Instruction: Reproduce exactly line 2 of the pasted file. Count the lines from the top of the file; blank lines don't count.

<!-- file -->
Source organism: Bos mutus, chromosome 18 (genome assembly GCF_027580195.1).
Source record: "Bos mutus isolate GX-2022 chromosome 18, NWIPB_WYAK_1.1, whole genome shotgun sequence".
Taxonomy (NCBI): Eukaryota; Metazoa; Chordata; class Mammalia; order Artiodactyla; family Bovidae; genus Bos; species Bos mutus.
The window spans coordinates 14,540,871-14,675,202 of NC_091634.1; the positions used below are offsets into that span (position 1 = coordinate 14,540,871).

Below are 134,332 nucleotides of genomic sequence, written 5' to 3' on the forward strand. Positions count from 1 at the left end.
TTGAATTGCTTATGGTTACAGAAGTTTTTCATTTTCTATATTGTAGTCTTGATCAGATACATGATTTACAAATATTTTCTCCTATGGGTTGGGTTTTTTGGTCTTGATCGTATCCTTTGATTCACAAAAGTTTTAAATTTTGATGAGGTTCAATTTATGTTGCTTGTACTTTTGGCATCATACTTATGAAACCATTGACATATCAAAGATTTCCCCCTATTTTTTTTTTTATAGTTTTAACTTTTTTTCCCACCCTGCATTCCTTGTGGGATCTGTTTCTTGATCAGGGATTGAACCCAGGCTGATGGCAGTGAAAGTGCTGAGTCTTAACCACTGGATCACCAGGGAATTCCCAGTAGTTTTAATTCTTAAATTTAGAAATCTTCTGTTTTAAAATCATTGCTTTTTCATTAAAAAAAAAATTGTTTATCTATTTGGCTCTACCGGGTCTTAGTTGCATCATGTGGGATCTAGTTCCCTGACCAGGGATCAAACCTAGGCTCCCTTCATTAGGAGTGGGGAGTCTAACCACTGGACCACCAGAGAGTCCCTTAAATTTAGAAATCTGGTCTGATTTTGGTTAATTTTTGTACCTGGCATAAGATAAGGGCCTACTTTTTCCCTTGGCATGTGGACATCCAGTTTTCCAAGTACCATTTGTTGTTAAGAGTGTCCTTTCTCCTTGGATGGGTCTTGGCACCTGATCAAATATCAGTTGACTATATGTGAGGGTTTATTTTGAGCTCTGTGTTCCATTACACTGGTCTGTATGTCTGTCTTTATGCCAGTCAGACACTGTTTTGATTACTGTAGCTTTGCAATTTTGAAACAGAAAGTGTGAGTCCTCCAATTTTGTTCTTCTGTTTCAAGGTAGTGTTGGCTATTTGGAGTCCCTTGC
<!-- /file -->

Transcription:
Source record: "Bos mutus isolate GX-2022 chromosome 18, NWIPB_WYAK_1.1, whole genome shotgun sequence".